According to an article in the Wall Street Journal, the Federal Trade Commision is deciding wether or not to assist failing newspapers, after many major dailies have gone bankrupt or are close to it. With free information and news available through the internet, many papers are struggling with old business models and new ways of making revenue.
There are a few issues with this. One argument the media executives have, especially those from newspapers, is that internet sites can search their site for free and return the article to the user, or print articles on other sites. I take the side of the execs on this, but only a little. Lets look at it this way. Anything that is printed by Townsville's newspaper's staff in that newspaper is property of Townsville's newspaper, and no one else. If Cityville's newspaper wants to borrow, or re-print an article, then they pay Townsville's newspaper for the article. And so on. The problem some execs - OK, Rupert Murdoch - have is that Google, for instance, can search a news site, and reprint a blurb, or an entire article, with out the user ever visiting the actual newspaper site. The other side of the coin is that newspapers need to either update their business model, create new revenue streams (The FTC is considering letting media companies own TV stations and newspapers in the same market), or just fail and go out of business.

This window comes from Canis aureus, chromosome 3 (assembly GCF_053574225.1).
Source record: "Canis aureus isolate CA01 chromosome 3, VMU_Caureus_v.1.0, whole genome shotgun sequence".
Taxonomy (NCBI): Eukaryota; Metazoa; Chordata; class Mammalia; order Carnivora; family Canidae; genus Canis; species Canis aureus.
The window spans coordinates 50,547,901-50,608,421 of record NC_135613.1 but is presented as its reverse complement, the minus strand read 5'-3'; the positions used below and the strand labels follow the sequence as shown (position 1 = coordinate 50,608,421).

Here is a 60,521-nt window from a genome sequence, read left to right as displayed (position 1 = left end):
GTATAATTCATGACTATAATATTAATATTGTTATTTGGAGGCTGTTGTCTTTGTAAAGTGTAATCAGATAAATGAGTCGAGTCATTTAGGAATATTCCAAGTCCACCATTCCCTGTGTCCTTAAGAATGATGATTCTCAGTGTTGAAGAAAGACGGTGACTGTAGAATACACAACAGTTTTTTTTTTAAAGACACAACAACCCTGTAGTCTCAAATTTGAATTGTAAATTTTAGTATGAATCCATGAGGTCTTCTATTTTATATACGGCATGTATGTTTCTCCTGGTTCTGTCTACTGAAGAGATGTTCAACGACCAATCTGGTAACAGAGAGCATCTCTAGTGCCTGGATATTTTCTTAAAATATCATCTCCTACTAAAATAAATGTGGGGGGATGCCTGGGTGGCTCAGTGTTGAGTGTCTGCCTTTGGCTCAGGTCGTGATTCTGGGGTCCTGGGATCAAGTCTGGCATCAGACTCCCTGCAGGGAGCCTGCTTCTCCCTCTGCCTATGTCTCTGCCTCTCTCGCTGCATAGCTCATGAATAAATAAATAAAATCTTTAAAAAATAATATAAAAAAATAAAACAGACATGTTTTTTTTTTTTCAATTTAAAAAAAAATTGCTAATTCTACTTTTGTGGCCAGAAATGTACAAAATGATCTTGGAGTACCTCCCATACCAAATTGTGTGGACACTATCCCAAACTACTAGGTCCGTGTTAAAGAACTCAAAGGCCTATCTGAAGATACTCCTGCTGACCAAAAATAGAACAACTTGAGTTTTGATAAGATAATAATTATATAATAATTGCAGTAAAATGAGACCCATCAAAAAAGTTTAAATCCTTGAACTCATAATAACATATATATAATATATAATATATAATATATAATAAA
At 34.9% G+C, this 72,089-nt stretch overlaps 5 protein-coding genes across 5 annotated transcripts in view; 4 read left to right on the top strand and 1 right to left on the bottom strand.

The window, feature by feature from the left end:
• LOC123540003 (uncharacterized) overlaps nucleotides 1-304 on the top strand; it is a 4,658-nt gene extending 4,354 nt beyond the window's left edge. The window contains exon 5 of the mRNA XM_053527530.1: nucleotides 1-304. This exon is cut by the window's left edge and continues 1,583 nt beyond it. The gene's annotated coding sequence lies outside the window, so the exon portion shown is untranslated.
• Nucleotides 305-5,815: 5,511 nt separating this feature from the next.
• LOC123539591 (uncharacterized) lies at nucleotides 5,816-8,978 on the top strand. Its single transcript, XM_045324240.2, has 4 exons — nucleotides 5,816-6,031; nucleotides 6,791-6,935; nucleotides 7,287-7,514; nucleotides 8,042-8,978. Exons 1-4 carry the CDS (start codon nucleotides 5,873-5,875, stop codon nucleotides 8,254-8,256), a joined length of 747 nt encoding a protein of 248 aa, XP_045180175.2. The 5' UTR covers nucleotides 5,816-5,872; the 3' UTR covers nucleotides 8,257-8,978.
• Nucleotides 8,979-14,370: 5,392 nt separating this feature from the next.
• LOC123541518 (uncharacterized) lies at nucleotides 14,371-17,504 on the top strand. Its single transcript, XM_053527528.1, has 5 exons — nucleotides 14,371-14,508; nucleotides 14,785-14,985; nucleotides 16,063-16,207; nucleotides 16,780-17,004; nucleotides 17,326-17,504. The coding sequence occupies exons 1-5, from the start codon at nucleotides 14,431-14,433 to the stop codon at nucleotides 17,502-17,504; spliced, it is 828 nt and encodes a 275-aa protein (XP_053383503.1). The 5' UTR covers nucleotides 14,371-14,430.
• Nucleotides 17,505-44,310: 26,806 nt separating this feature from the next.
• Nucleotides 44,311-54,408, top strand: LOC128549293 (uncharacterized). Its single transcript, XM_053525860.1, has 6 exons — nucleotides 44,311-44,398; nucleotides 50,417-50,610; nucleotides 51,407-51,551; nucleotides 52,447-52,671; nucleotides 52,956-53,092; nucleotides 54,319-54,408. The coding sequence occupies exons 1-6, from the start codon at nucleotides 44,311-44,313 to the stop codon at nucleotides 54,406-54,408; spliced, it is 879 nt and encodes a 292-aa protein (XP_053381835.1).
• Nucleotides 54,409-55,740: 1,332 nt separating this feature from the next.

Another issue with the government sponsored subsidies of media organizations is the (further) blurring of the line of the separation of government and media. Earlier this year, Democratic Senator Benjamin Cardin of Maryland introduced a bill that would let newspapers operate as non-profits. So, if that were to come to fruition, then newspapers would be indebted to government for practically being propped up. If government intervention is the sole reason newspapers would be able to stay afloat, how could they be government watchdogs and actually do investigative journalism? Media organizations that received government assistance would practically become state run news agencies.
A third issue is the further bailing out of failing companies. I guess, by now, the model for failed government intervention is GM. They get billions of dollars, and have nothing to show for it in nine months except (continually) falling profits and hundreds of dealerships boarded up. As hard as it would be, the government would be better served by letting business find new ways to do business or go out of business. The same business models that worked 50-100 years ago don't always work now.